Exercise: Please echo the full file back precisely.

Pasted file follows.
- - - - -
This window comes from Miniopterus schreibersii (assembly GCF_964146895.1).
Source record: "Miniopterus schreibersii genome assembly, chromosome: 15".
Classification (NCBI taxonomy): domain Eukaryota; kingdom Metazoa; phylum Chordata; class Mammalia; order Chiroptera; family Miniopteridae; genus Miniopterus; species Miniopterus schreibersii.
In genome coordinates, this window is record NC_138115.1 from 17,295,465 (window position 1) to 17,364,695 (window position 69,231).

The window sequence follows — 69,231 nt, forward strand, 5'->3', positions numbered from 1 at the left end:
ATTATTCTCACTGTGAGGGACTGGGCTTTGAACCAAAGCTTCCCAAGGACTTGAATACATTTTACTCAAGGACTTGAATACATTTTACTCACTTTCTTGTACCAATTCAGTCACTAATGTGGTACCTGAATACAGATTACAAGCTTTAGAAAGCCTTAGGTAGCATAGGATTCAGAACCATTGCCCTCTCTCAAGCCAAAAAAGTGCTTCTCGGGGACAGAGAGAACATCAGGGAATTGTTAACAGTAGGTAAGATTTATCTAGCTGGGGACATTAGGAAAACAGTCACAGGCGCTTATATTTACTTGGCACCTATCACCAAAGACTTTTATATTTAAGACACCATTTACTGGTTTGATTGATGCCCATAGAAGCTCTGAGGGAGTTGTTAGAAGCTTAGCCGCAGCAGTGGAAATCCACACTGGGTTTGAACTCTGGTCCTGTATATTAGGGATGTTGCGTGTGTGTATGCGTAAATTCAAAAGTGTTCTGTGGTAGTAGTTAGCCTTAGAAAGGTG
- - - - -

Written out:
This window comes from Miniopterus schreibersii (assembly GCF_964146895.1).
Source record: "Miniopterus schreibersii genome assembly, chromosome: 15".
Classification (NCBI taxonomy): domain Eukaryota; kingdom Metazoa; phylum Chordata; class Mammalia; order Chiroptera; family Miniopteridae; genus Miniopterus; species Miniopterus schreibersii.
In genome coordinates, this window is record NC_138115.1 from 17,295,465 (window position 1) to 17,364,695 (window position 69,231).

The window sequence follows — 69,231 nt, forward strand, 5'->3', positions numbered from 1 at the left end:
ATTATTCTCACTGTGAGGGACTGGGCTTTGAACCAAAGCTTCCCAAGGACTTGAATACATTTTACTCAAGGACTTGAATACATTTTACTCACTTTCTTGTACCAATTCAGTCACTAATGTGGTACCTGAATACAGATTACAAGCTTTAGAAAGCCTTAGGTAGCATAGGATTCAGAACCATTGCCCTCTCTCAAGCCAAAAAAGTGCTTCTCGGGGACAGAGAGAACATCAGGGAATTGTTAACAGTAGGTAAGATTTATCTAGCTGGGGACATTAGGAAAACAGTCACAGGCGCTTATATTTACTTGGCACCTATCACCAAAGACTTTTATATTTAAGACACCATTTACTGGTTTGATTGATGCCCATAGAAGCTCTGAGGGAGTTGTTAGAAGCTTAGCCGCAGCAGTGGAAATCCACACTGGGTTTGAACTCTGGTCCTGTATATTAGGGATGTTGCGTGTGTGTATGCGTAAATTCAAAAGTGTTCTGTGGTAGTAGTTAGCCTTAGAAAGGTG